Famous Firsts

For my first official Trivia Tuesday segment, I’ve decided to go with the theme of famous firsts. I’ll start on a galactic scale with the first planet from the sun.

Mercury

Mercury is actually not the hottest planet in the solar system even though it is closest to the sun. Temperatures can reach 427oC (800oF), but Venus is much hotter – with temperatures of 462oC (864oF) due to its extremely thick atmosphere that creates high pressures and traps heat. In fact, Venus is so hot that one of the first space probes, Venera 2, was sent on a flyby mission and failed due to overheating. It took 5 more tries for the Soviets to finally successfully perform the first landing on Venus. One thing that Mercury outdoes Venus and the rest of the planets in our solar system is in temperature variation. While temperatures during the day would literally be scorching, a lack of a significant atmosphere causes Mercury to lose all of its heat, and the temperature drops to -173oC (-280oF) at night. Mercury is the smallest planet in the solar system (since Pluto lost its planetary title) and also one of the most geologically interesting, actually due to its lack of geological activity.  Mercury is pocked full of craters since it has no erosion processes. It also has “wrinkles” on its surface (long cliffs through craters and plains) due to the cooling and contracting of the planet, which scientists have deemed Lobate Scarps.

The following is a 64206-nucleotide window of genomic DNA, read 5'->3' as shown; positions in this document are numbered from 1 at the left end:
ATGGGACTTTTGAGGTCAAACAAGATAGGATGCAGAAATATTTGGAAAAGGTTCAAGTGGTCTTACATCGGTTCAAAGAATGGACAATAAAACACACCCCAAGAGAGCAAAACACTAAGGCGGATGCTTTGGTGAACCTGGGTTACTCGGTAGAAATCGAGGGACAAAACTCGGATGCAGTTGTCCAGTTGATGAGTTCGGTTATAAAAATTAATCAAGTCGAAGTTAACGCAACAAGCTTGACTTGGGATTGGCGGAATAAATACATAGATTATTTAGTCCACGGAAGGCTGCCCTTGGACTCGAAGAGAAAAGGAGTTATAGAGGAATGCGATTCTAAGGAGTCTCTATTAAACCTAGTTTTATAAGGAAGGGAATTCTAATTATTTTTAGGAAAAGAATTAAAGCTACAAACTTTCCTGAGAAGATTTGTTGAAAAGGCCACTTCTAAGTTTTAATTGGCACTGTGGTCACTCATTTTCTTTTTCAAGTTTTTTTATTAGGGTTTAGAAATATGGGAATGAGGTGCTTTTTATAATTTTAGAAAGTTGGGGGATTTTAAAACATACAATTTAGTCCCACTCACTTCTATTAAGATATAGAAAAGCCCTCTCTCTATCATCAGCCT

Mount Everest

To continue on about enormous scales, the first recorded persons to scale the summit of the enormous Mount Everest were Sir Edmund Percival Hillary and Tenzing Norgay in 1953. A climb to the summit had been attempted a year earlier by Swiss mountaineers and Tenzing, but the group descended back down the mountain due to inclement weather. They were only 800 feet from the summit, nearly beating Hillary to the punch. After he was selected to attempt the summit the following year, Hillary nearly missed his chance to be the first person to summit Everest when he almost convinced himself not to go on the trip. He almost was forgotten in history yet again when the first assault team nearly reached the summit but had to return when one climber’s oxygen system failed. Tenzing and Hillary finally made it to the summit but only spent 15 minutes there. Tenzing posed with his ice-axe as Hillary took the first picture of a human on the summit of Everest. Hillary’s feat had no photographic evidence, since Tenzing allegedly had never used a camera before (although Tenzing claims in his autobiography that Hillary declined having his picture taken).

Charles Lindbergh